[ dih-lish ]
/ dɪˈlɪʃ /
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adjective Informal.
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Origin of delish

First recorded in 1920–25; by shortening and alteration
Dictionary.com Unabridged Based on the Random House Unabridged Dictionary, © Random House, Inc. 2021


What does delish mean?

Delish is a shortened form of the word delicious, colloquially used for tasty food, attractive people, or other things that provide great pleasure.

Where does delish come from?

As a colloquial shortening of delicious, delish appears in print in the early 20th century. One early instance from 1920 characterizes some popular music as delish.

While we may normally associate the word with food, delicious has described a range of things, from landscapes to literature, as providing intense amusement or enjoyment. The same applies to the slang delish, which in the 2000s became a slang descriptor for an attractive man or a situation that seems too good to be true.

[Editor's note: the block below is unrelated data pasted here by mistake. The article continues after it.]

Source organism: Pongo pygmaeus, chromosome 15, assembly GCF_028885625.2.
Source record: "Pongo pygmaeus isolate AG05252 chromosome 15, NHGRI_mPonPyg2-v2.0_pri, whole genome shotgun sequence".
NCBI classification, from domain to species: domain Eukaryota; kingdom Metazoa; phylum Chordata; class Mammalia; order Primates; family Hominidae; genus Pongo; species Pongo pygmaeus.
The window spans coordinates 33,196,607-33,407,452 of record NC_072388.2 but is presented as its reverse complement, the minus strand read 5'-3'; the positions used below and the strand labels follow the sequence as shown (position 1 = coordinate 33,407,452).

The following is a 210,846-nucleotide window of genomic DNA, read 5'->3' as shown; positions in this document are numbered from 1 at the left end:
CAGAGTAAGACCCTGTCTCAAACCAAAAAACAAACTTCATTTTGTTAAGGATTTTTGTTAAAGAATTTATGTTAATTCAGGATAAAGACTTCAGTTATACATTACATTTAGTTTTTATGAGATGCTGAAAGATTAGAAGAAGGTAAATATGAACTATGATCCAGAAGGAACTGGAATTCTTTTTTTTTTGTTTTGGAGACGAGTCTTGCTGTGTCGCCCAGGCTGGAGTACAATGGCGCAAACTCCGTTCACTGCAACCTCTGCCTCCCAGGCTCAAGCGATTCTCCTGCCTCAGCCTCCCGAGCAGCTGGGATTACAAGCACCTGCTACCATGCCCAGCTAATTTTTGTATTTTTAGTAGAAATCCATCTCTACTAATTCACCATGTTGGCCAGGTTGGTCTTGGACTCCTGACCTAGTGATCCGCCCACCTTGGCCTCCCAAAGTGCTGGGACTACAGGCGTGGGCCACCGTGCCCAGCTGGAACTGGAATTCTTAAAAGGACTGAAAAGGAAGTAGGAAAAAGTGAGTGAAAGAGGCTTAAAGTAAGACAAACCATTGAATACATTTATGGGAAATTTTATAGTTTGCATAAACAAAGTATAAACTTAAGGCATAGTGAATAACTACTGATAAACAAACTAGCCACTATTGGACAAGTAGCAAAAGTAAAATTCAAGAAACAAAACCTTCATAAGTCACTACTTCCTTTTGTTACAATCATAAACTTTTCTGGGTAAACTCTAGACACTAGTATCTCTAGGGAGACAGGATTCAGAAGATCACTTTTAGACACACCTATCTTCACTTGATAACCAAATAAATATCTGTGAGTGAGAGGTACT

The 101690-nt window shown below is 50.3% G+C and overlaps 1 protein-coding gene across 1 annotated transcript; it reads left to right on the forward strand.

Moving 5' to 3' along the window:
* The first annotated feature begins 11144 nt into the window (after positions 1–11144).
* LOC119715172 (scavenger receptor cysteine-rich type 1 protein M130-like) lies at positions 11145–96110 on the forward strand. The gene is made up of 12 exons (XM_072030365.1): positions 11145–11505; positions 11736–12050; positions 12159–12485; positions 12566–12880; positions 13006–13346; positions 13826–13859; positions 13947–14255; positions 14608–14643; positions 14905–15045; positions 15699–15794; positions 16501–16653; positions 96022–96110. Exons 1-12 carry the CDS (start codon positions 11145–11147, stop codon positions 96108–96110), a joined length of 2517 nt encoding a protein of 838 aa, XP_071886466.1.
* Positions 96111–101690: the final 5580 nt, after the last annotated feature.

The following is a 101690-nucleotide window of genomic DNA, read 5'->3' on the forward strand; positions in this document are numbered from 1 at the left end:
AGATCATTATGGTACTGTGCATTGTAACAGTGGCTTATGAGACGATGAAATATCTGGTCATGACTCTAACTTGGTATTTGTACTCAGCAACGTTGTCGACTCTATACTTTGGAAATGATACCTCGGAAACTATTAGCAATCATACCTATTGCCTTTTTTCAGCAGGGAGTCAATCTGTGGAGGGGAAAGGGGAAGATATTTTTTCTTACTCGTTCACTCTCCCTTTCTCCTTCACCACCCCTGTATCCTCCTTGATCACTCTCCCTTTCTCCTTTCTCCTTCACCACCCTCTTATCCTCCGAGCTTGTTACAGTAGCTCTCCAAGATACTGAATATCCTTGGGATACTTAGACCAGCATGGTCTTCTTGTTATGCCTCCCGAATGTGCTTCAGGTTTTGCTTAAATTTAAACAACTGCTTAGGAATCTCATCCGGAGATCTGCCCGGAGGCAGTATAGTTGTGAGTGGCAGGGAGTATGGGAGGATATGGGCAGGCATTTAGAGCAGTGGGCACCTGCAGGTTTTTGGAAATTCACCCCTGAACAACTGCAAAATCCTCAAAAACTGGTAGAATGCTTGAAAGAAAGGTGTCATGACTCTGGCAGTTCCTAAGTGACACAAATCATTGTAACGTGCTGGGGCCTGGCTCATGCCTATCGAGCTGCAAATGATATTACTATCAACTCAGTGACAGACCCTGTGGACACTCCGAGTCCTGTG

The popularity of delish may have received a boost in the 1990s and 2000s as part of a trend of shortening words, especially ones featuring the J sound in bridge, with casual pronounced (and inconsistently written) as caj, usual as yoozh, and naturally as natch. This trend appears to be happening with other slang abbreviations, particularly in the speech of young women, such as totes (totally) and obvs (obviously).

How is delish used in real life?

While clipped from delicious, delish is not just a synonym for delicious in its wide use in colloquial speech and writing. It’s often a more intensive way of calling something delicious, along the lines of scrumptious or delectable, and implies the food, person, or thing isn’t just pleasant but is an entire sensual experience.

In speech, delish is often used as a kind of interjection issued in response to an experience, emphatically stressed as “Mm-mm! Dee-lish!” Delish has also inspired the names of many food establishments and websites, such as Delish.com, a popular recipe site.

Note that delish is sometimes, despite its long history, wrongly stereotyped as an overused word in the lazy, air-headed speech of teenage girls, à la totes.

More examples of delish:

“So WHO will be in the Eatyard once doors open?…Firstly, the regular fave, Box Burger will be back serving up delish burgers and tasty fries mmmm.”
—Denise Curtin, Her, March, 2018


This content is not meant to be a formal definition of this term. Rather, it is an informal summary that seeks to provide supplemental information and context important to know or keep in mind about the term’s history, meaning, and usage.